Stepping up to the leadership challenge of AI

The rise of AI creates a testing time for higher education leadership. Shân Wareing reflects on what a leader might do in response - and why it matters

Shân Wareing is Deputy Vice Chancellor at the University of Northampton

AI is everywhere in the media and HE conversations at present, and it’s possibly more embedded already in our personal and professional lives than we are aware.

It’s a testing moment for leadership both in wider society and in higher education. Tech developments and particularly artificial intelligence require leaders who can tolerate uncertainty, accept they are not experts and that they don’t need to be experts in order to lead.

We need leaders who, despite the ambiguity and complexity inherent in AI debates, are able to chart a constructive and optimistic routes for staff and students, despite their having very different experiences, skills and expectations of digital change.

Leadership failure in the face of external challenge is common. One such failure is delay, and failure to set a clear direction, in the face of complexity. The Johnson government, via the Covid enquiry, has provided us with the image of a shopping trolley swerving without a plan. The animal kingdom offers images of a frog swimming in the pan of steadily warming water oblivious to its existential danger or the perennial ostrich with its head in the sand. Ignoring AI while waiting to find out what all the fuss is about is an approach we don’t want.

Another unwanted response would be the use of AI as an opportunity for personal gain, revving up the situation into a crisis with the aim of disrupting the stabilising processes of governance, and frightening people into rapid ill-informed decisions, to accrue more personal power. We might think of Frank Underwood, fictional US President in House of Cards saying “We don’t submit to terror. We make the terror,” or Supreme Chancellor Palpatine persuading the Senate in Star Wars to vote for his emergency powers, both leaders who generate and harness fear to shape the actions of frightened people.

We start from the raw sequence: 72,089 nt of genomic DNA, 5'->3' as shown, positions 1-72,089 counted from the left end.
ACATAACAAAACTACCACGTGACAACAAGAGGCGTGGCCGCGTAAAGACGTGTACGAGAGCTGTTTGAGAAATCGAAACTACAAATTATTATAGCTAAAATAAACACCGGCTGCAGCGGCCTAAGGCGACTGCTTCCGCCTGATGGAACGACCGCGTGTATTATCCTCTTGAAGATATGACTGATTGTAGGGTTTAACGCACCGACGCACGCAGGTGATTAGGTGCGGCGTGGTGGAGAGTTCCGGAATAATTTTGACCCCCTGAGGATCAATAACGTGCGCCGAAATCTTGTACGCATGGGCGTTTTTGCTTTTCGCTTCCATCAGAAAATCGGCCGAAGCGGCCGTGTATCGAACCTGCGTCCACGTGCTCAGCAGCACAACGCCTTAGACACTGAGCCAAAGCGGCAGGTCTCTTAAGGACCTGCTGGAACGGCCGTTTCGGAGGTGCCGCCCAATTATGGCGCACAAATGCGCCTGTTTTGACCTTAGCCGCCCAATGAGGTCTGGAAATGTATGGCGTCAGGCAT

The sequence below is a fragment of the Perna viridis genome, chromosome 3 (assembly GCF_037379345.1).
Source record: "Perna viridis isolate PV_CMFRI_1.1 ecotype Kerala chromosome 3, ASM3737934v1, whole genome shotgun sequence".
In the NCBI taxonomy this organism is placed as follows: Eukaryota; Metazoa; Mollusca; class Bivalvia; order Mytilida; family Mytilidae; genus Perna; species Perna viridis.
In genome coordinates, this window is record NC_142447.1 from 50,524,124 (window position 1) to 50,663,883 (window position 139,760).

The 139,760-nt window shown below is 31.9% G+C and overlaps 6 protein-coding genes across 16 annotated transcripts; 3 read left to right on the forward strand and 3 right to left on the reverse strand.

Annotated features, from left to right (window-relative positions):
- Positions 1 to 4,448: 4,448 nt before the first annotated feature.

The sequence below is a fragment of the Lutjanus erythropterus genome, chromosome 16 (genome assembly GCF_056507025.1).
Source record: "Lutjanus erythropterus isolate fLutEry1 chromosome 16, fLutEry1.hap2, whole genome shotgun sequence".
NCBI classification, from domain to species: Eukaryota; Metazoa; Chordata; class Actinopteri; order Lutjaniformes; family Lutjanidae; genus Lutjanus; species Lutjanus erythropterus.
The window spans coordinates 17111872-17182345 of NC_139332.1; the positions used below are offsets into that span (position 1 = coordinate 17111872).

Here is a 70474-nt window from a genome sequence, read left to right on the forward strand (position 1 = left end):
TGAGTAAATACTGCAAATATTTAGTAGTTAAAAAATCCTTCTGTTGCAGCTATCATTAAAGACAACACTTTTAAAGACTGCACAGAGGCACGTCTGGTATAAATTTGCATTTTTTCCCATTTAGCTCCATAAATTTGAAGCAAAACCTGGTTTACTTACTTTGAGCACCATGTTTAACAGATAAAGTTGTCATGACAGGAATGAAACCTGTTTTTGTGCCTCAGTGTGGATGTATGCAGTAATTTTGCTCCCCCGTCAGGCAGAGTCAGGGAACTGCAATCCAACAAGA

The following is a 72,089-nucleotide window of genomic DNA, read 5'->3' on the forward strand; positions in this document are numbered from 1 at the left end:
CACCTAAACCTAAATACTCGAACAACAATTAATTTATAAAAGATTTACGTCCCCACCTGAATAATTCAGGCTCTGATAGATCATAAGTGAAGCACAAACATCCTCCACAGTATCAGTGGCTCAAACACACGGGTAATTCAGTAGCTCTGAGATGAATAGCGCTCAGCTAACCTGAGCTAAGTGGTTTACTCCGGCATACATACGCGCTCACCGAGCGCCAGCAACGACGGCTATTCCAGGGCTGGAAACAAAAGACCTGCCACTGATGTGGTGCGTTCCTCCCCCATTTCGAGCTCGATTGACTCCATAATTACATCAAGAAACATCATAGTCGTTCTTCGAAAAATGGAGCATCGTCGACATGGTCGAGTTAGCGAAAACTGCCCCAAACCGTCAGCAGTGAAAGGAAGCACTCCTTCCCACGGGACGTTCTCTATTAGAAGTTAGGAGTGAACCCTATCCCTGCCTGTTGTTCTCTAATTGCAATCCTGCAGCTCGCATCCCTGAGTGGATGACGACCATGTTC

In higher education, this technique is observable in sales pitches and reports where the authors can make a profit, for example, the 2013 report An Avalanche is Coming which predicted the replacement of local physical universities by Massive Open Online Courses (or MOOCs) and called for immediate action.

To complete this trio of undesirable leadership approaches, we do well to avoid blaming staff or students for a university’s inability to rise to the challenges of AI, by suggesting their aversion to risk, their laziness, or their lack of skills or imagination are at the root of the problem. This is the equivalent of saying “I’m unable to select and develop people, set realistic goals, motivate people or create an environment in which they can thrive” and, we might add, “thus demonstrating I am unfit for this leadership role I hold.”

These three approaches all sidestep the responsibilities of leaders for their students and staff, and indeed leaders’ roles in the stewardship of higher education through global changes.

Being better

So if you were aiming to lead well in a world which includes AI, what would be the requirements?